Traumatic Brain Injury (TBI) symptoms can be a debilitating injury for patients. A surprising new study from the University of Maryland shows that shutting down the immune system shortly after the initial injury can dramatically lessen future TBI symptoms.
The preclinical study suggests that prolonged brain inflammation following injury can be reversed by temporarily depleting, or resetting, immune cells. Brain inflammation is a common occurrence after a traumatic injury, though there is usually a time delay, allowing doctors a chance to intervene.
Both human and animal brains have specialized immune cells, called microglia, which under normal conditions protect the neurons from any bacteria or viruses that might try to enter the brain.
Evidence from previous clinical studies have shown an increase in microglia activation in patients who have suffered a moderate or severe TBI. These changes appear to be correlated with neurological deficits in such patients, including cognitive function.
In the study conducted on mice, researchers at the University of Maryland School of Medicine (UMSOM) found that targeting overactive immune cells — namely, microglia — in the brain with an experimental drug could limit brain cell loss and reverse cognitive and motor difficulties arising from brain trauma. The findings, published in the Journal of Neuroscience, suggest this drug may become a potential new treatment for TBI, and potentially a multitude of other types of brain injuries.
The UMSOM scientists administered a CSF-1R inhibitor for one week to mice who had undergone a TBI one month prior. This would be during a time at which the animals are experiencing brain inflammation and are displaying neurological deficits, similar to that of their human counterparts. The researchers found that following the treatment course, the drug depleted more than 95% of the brain’s overactive microglia, cells that are known to cause neurotoxic inflammation. Several weeks after the treatment, the microglia cells had regenerated, and the new cells were more similar to normal microglia, exhibiting fewer inflammatory features.
It is interesting to note, the treated mice recovered markedly better compared to the control group that did not receive treatment, and showed less loss of tissue and neurons, along with significantly better motor and cognitive performance improvement. It is possible that reducing the amount of cytokines released or other factors produced from the microglia is actually the cause of neuron toxicity and death. The neurodegeneration and neurological deficits usually seen in TBI improve over time, and it may be possible that it is the microglia response that needs to be cleared out, not the brain injury itself.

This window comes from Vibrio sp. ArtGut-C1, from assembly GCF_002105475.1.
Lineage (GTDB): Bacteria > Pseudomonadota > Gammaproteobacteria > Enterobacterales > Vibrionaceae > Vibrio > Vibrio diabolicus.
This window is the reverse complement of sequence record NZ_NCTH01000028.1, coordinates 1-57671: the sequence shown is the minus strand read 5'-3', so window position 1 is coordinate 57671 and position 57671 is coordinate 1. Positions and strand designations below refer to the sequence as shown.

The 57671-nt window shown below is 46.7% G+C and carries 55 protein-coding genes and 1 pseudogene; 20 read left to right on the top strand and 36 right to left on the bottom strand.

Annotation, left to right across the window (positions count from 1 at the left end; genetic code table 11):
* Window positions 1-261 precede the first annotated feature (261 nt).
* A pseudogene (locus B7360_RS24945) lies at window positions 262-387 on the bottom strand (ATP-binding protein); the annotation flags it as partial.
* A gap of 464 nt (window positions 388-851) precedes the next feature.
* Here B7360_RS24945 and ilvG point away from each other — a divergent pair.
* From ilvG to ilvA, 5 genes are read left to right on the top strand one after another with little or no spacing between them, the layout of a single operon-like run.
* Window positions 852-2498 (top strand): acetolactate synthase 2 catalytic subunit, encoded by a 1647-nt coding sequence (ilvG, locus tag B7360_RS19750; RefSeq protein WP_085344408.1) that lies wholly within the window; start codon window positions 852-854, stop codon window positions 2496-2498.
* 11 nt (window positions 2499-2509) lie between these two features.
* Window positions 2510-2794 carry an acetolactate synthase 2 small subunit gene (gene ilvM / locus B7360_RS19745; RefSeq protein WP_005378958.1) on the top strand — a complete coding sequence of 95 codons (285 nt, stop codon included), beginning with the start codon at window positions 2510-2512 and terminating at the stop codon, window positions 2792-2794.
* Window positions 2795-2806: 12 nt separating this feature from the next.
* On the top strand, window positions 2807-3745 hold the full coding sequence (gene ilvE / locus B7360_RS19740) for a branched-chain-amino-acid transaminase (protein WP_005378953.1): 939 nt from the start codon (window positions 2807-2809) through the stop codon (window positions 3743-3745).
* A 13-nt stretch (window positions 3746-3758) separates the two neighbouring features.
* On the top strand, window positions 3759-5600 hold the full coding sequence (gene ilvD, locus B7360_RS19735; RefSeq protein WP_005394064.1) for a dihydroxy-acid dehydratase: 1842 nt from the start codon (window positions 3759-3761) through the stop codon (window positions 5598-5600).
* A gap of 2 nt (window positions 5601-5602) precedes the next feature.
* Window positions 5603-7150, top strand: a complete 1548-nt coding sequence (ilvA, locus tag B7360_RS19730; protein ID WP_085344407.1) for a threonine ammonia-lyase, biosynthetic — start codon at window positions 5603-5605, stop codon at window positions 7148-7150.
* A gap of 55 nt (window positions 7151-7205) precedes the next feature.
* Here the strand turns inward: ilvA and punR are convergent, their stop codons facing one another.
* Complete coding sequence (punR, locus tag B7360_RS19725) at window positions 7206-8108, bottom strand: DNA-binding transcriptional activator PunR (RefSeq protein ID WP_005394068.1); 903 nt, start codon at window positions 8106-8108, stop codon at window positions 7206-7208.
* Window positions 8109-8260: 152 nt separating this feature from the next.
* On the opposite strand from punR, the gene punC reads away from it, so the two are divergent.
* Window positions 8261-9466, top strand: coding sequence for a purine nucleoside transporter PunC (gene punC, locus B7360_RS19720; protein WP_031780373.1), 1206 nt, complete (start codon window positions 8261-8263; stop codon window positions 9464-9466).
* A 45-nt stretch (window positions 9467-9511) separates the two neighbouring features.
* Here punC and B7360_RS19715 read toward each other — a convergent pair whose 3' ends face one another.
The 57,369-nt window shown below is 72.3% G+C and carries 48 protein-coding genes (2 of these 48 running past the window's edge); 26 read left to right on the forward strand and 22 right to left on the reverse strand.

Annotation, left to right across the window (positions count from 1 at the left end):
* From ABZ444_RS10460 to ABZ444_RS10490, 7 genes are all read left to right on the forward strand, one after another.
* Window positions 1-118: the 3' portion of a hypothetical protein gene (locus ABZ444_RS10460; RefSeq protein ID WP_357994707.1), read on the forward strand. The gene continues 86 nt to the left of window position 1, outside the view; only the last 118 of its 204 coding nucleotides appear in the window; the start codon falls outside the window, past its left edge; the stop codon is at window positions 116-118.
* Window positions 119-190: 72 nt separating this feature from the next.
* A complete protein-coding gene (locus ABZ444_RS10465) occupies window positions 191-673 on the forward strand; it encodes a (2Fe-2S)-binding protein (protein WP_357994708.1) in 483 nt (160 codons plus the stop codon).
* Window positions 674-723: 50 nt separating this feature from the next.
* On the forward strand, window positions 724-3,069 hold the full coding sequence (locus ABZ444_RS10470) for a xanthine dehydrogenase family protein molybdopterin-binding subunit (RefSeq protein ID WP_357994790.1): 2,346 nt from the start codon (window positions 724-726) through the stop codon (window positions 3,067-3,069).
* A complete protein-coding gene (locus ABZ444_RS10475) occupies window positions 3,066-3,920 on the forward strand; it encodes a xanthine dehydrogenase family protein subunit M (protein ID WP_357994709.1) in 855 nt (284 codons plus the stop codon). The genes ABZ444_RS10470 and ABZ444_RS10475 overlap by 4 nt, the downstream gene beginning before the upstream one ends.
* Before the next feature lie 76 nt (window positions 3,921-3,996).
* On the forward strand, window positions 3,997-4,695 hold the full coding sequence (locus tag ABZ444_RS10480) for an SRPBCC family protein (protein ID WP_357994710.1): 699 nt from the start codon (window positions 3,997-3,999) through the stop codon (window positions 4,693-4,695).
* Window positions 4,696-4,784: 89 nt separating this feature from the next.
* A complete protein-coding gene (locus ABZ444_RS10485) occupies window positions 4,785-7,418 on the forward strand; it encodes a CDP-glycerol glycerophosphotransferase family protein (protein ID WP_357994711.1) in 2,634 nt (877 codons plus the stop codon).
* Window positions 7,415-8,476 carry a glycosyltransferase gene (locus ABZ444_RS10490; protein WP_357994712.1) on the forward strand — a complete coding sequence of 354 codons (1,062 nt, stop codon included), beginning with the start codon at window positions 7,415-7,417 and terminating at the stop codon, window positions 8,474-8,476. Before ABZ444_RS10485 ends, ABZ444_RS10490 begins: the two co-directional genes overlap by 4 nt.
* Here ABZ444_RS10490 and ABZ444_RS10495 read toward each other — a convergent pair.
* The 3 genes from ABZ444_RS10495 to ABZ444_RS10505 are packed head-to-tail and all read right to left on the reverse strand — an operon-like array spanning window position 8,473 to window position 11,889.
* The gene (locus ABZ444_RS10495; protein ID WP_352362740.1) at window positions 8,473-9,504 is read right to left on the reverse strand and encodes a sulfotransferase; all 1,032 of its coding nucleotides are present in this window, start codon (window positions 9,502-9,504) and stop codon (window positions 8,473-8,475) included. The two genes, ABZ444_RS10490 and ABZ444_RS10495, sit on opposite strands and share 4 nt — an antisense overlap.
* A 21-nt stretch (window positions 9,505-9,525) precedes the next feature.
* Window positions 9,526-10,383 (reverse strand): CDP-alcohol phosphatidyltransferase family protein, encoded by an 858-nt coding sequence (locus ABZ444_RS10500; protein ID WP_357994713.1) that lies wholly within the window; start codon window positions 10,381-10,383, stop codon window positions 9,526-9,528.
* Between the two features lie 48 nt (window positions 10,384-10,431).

“We were surprised to see that the extent to which such late treatment could reverse the inflammatory state and the cognitive effects of experimental TBI,” said study co-author Rebecca Henry, Ph.D., research associate in Anesthesiology at UMSOM. “This was a proof of concept study that depletion and subsequent repopulation of microglia cells after injury has a strong protective effect, but we clearly need more research to better understand this process before clinical translation.”
“These preclinical studies suggest that the consequences of TBI on brain degeneration and related neurological impairment may be modifiable [for] quite long [time] after injury,” said study co-author Alan Faden, M.D., the David S. Brown Professor in Trauma at UMSOM. “We can potentially alter these effects by even highly delayed targeting of inflammatory pathways, a finding at odds with widely accepted views about treating head injury.”
Dr. Faden is referring to the idea that it is important to treat brain injuries as soon as they occur, and is suggesting that by delaying treatment even longer than a month, it might be possible to see even better results.
The next step for the researchers is to isolate the microglia cells from brain tissue and use RNA sequencing techniques to discover which genes are driving inflammation and overactivation, to better understand the mechanism(s) identified in this study. One of the difficulties of studying immune cells is that they are motile, so it is necessary to analyze which proteins are being expressed and what signaling mechanisms are involved to understand what they are doing following an injury. This information will hopefully reveal why and how microglia are causing (or involved with) symptoms of TBI, beyond causing brain inflammation. It may also shed light on how these symptoms can be reversed, even after a time delay to treatment.
“This is an intriguing finding that points to an important role that inflammation plays in chronic debilitation from brain injuries,” said UMSOM Dean E. Albert Reece, M.D., Ph.D., M.B.A., University Executive Vice President for Medical Affairs and the John Z. and Akiko K. Bowers Distinguished Professor.
“Future studies will hopefully lead to new treatments for severe TBI that destroys a patient’s quality of life.”